Ask SciMoms: Where does the vaccine schedule come from?

The current vaccine schedule can seem overwhelming and many parents consider following an alternate vaccine schedule. Here, we explore the Childhood Immunization Schedule. How does the CDC determine the recommended schedule? Who sets the recommended schedule? Where do alternate schedules come from?

CDC vaccination schedule shown in yellow, green, and purple.
Who sets the vaccine schedule and why are there so many?

Kids today get more shots that protect against more diseases than we did when I was a kid. Layla recently wrote about why kids get so many shots. In that piece, she explained why it is important to stick to the CDC’s recommended schedule (or your country’s equivalent) and why choosing a delayed scheduled increases risks.

Ignoring the CDC’s recommended schedule to spread out shots is risky because:

  • The schedule you pick will not have been tested. You are giving up a schedule that has been trialed and tested for a schedule that has little data to support it.
  • By delaying vaccinations and spreading them out, you increase the risk that your child will encounter the virus without having built up sufficient immunity.
  • There’s data suggesting that delaying vaccinations increases the risk of febrile seizures after vaccination.

In short, there’s no real benefit in delaying vaccinations, only added risk.

 

In this post, we will explore where this schedule comes from.

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Who determines the vaccine schedule?

The Advisory Committee on Immunization Practices (ACIP) is a group within the CDC that is responsible for developing vaccine recommendations for the civilian population in the US. According to the ACIP charter:

The ACIP includes 15 voting members responsible for making vaccine recommendations. The Secretary of the U.S. Department of Health and Human Services (DHHS) selects these members following an application and nomination process. Fourteen of the members have expertise in vaccinology, immunology, pediatrics, internal medicine, nursing, family medicine, virology, public health, infectious diseases, and/or preventive medicine; one member is a consumer representative who provides perspectives on the social and community aspects of vaccination.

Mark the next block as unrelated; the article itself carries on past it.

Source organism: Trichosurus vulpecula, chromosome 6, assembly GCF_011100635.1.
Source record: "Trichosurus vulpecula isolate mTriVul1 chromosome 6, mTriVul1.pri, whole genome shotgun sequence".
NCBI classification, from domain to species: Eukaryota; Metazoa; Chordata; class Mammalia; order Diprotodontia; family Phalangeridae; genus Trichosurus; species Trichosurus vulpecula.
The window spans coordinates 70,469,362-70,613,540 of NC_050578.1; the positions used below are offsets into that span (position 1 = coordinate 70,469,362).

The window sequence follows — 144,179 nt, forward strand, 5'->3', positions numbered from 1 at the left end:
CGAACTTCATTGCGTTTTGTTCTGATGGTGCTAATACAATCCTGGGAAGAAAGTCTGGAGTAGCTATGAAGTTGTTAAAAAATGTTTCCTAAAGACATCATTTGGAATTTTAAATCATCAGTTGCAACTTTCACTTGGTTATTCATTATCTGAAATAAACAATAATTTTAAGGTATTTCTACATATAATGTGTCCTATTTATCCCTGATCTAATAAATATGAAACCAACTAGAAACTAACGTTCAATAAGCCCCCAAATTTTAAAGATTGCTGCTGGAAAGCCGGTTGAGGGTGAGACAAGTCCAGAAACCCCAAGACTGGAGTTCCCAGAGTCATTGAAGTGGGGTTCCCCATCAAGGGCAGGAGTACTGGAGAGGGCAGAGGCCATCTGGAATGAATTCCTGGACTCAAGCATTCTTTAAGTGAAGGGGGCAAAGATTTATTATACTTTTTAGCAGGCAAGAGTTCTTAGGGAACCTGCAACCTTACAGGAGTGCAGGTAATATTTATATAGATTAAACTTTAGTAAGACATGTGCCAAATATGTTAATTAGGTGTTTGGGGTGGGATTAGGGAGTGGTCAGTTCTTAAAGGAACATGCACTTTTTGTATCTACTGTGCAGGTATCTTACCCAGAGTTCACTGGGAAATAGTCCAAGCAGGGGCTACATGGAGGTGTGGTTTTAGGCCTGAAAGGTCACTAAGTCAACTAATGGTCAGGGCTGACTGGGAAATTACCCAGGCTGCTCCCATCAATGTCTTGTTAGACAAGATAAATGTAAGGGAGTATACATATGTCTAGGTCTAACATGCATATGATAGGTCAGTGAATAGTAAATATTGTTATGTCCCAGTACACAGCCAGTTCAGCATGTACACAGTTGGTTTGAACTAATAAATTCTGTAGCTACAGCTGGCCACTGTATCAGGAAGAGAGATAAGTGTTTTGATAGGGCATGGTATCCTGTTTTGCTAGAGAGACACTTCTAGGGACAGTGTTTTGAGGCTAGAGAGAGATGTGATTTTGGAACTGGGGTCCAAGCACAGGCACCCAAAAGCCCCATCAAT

In addition to the 15 voting members, ACIP includes 8 ex officio members who represent other federal agencies with responsibility for immunization programs in the United States, and 30 non-voting representatives of liaison organizations that bring related immunization expertise.

Members and representatives serve on the Committee voluntarily.

A list of current members (voting and ex officio) is provided on the CDC/ACIP website at the above link. ACIP meetings are open to the public and are available online. You can find the schedules, agendas, minutes, presentations and other links on the CDC website. There is nothing secret about these meetings or what happens in them.

How does ACIP determine the vaccine schedule?

ACIP meets three times a year to review current research and data for each vaccine. The recommendations are reviewed and modified regularly to incorporate new data and new information on new vaccine formulations. The schedule is chosen to provide maximum protection, as early as possible, without complications or interactions between vaccines.

According to the CDC’s ACIP information sheet (found here), ACIP reviews the following information for each vaccine.